Although there are clear advantages to using qualitative research methods in criminal justice, perhaps one of the biggest drawbacks to using qualitative data is that it is considered “soft science.” The findings using qualitative research methods are often considered inconclusive due to the fact that the data is not numerically measured. As a result, the findings cannot be used to make generalizations to the larger population or concrete conclusions (Pathak, Jena, & Kalra, 2013). Another drawback to using the qualitative research method is the risk of bias on the part of the researcher. The researcher is the datagathering instrument and his/her own bias may color perceptions formed and conclusions reached.
Quantitative Research Method
In contrast to qualitative research, quantitative research methods deal with measurable, numerical data. This type of research yields conclusive findings that can be used to make generalizations about an issue to a larger population. When using quantitative methods, studies are focused, and data is calculated, on a specific issue. A great example of a scenario in which quantitative research methods would be appropriate is in resolving a speeding complaint (wherein the person ticketed for speeding argues the speed limit in that area is too low). The research would gather and assess the average speed being driven in a given area by all drivers. If the measurement of the number of speeders shows a high level of speeding, it would be a good indication that the complaint is legitimate and the posted speed is in need of an appropriate modification. Within the field of criminal justice, quantitative data is the more frequently used research method because it is useful for studying larger groups of people (as opposed to qualitative studies, which are better for small groups), and it allows generalizations to be made about an issue. Another reason for using the quantitative methods in criminal justice research is that it can be used to gather data used for identifying relationships or predicting future behavior.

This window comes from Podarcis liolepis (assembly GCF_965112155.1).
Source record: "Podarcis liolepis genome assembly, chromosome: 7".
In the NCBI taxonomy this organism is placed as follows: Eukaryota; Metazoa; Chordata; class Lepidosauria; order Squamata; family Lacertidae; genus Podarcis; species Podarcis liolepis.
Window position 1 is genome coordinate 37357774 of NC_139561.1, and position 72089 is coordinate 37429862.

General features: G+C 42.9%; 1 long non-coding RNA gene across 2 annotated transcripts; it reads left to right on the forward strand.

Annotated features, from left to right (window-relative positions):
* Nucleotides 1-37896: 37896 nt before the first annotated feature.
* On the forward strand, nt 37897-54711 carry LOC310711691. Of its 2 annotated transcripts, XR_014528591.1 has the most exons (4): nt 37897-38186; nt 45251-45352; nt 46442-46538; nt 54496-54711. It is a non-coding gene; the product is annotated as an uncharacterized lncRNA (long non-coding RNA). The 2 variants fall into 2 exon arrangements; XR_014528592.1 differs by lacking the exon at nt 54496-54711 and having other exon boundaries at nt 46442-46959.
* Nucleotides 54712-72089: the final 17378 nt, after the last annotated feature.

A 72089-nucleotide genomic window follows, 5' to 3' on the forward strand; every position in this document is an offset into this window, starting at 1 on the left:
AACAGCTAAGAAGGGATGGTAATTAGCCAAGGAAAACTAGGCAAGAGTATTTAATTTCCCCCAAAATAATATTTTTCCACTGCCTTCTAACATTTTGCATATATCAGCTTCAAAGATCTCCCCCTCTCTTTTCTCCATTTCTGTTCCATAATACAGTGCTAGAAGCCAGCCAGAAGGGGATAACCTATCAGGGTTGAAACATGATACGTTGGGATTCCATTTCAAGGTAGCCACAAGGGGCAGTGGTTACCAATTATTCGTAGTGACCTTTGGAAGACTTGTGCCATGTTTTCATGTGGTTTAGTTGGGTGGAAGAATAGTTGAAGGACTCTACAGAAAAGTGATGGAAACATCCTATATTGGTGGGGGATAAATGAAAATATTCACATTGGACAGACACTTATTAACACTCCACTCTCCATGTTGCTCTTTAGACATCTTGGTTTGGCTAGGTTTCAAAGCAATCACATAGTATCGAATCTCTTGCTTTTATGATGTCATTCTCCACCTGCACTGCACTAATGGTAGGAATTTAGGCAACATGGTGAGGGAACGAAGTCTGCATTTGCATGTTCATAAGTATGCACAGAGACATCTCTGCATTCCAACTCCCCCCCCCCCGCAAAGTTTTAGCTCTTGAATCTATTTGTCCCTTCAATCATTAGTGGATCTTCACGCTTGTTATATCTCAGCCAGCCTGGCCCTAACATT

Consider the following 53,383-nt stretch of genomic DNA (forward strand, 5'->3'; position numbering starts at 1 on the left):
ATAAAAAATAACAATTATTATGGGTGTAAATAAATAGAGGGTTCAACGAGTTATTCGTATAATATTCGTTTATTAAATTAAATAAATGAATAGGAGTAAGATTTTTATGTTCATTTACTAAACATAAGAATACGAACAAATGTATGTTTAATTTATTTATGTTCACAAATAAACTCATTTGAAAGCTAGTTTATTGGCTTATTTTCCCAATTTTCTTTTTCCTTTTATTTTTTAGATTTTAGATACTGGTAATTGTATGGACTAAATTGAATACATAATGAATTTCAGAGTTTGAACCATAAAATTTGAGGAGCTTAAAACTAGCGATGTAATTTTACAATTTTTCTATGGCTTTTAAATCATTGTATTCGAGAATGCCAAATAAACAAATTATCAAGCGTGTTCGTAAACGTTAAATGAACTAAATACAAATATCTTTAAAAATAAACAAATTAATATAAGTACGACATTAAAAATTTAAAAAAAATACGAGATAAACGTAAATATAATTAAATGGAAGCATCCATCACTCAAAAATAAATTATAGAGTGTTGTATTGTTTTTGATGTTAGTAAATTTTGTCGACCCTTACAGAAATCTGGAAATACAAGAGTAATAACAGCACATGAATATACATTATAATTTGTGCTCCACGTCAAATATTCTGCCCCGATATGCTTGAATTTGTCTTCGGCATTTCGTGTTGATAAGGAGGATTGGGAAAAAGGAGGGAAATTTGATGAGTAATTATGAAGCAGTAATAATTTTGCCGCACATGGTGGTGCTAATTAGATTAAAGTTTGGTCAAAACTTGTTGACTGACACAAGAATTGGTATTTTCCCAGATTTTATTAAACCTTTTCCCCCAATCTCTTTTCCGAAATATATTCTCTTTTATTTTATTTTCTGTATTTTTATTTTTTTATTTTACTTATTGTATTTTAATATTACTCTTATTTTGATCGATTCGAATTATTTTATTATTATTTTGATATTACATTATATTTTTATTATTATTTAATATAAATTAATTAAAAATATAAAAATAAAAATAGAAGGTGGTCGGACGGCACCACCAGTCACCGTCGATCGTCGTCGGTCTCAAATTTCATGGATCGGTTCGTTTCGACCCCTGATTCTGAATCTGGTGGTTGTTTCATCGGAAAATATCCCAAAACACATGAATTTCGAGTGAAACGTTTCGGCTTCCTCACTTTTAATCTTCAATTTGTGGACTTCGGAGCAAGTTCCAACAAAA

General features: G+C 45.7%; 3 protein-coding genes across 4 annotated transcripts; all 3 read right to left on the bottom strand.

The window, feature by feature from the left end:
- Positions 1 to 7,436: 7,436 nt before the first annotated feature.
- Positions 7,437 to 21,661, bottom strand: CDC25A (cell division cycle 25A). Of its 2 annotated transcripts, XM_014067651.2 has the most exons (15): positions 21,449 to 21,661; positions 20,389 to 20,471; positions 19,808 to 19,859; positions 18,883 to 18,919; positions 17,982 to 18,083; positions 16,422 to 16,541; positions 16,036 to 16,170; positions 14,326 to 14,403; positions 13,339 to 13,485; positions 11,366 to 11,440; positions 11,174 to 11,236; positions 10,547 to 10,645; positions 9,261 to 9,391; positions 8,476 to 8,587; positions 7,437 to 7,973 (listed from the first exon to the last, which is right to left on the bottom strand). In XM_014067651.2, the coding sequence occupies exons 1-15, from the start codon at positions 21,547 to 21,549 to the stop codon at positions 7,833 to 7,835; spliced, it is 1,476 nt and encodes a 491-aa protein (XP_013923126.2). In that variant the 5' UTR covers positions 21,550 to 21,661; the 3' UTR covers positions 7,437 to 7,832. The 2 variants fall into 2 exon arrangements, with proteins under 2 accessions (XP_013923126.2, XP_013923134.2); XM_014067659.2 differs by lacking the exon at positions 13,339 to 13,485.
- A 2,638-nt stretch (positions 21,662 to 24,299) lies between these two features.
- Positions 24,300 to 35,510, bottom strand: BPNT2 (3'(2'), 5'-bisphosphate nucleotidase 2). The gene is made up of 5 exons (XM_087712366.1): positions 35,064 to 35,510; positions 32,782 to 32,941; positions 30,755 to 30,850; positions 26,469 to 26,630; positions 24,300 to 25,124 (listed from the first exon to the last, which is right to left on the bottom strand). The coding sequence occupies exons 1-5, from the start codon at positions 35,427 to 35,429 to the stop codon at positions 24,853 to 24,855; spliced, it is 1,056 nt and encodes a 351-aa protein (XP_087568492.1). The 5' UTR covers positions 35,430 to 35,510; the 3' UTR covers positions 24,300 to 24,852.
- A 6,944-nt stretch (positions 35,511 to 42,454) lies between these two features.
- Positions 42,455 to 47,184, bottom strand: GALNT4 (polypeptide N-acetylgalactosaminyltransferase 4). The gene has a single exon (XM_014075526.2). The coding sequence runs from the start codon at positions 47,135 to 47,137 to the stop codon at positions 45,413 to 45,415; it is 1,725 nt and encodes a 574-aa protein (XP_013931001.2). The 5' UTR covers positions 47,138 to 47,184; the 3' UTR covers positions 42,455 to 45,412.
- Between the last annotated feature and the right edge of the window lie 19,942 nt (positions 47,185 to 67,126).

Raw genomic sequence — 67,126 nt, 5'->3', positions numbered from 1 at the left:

Quantitative research methods are often referred to as “hard science” because they deliver concrete, factual findings. However, using quantitative research also has its drawbacks. First of all, the information gathered does not promote a deep, in-depth understanding of what is really going on or why the crime was committed As a result, quantitative data will leave the researcher with the amount of crime that was committed but no information as to why it was committed (Worrall, 2000). Perhaps the greatest drawback of using quantitative methods is that data can be manipulated and false pictures can be created very simply by increasing the n of your sample size. The power of the data is easily manipulated by increasing the sample size, and therefore statistical significance can be established. As a result, statistical information can create false images.